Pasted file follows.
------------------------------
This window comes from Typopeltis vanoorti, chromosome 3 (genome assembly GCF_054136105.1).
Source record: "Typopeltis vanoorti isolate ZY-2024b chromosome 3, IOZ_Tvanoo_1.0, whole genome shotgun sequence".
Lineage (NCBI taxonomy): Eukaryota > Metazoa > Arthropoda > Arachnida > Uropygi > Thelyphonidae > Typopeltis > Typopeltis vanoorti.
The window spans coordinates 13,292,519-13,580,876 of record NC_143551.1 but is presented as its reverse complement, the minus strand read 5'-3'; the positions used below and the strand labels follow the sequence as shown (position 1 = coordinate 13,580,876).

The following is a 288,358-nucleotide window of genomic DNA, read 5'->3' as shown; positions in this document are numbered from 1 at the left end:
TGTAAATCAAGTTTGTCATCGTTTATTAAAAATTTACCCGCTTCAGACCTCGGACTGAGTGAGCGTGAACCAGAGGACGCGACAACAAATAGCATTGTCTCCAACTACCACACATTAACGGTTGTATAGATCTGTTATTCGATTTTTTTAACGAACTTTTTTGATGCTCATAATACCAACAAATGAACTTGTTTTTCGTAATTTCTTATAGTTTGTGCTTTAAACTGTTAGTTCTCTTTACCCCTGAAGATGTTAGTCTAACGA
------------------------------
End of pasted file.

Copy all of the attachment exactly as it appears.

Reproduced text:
This window comes from Typopeltis vanoorti, chromosome 3 (genome assembly GCF_054136105.1).
Source record: "Typopeltis vanoorti isolate ZY-2024b chromosome 3, IOZ_Tvanoo_1.0, whole genome shotgun sequence".
Lineage (NCBI taxonomy): Eukaryota > Metazoa > Arthropoda > Arachnida > Uropygi > Thelyphonidae > Typopeltis > Typopeltis vanoorti.
The window spans coordinates 13,292,519-13,580,876 of record NC_143551.1 but is presented as its reverse complement, the minus strand read 5'-3'; the positions used below and the strand labels follow the sequence as shown (position 1 = coordinate 13,580,876).

The following is a 288,358-nucleotide window of genomic DNA, read 5'->3' as shown; positions in this document are numbered from 1 at the left end:
TGTAAATCAAGTTTGTCATCGTTTATTAAAAATTTACCCGCTTCAGACCTCGGACTGAGTGAGCGTGAACCAGAGGACGCGACAACAAATAGCATTGTCTCCAACTACCACACATTAACGGTTGTATAGATCTGTTATTCGATTTTTTTAACGAACTTTTTTGATGCTCATAATACCAACAAATGAACTTGTTTTTCGTAATTTCTTATAGTTTGTGCTTTAAACTGTTAGTTCTCTTTACCCCTGAAGATGTTAGTCTAACGA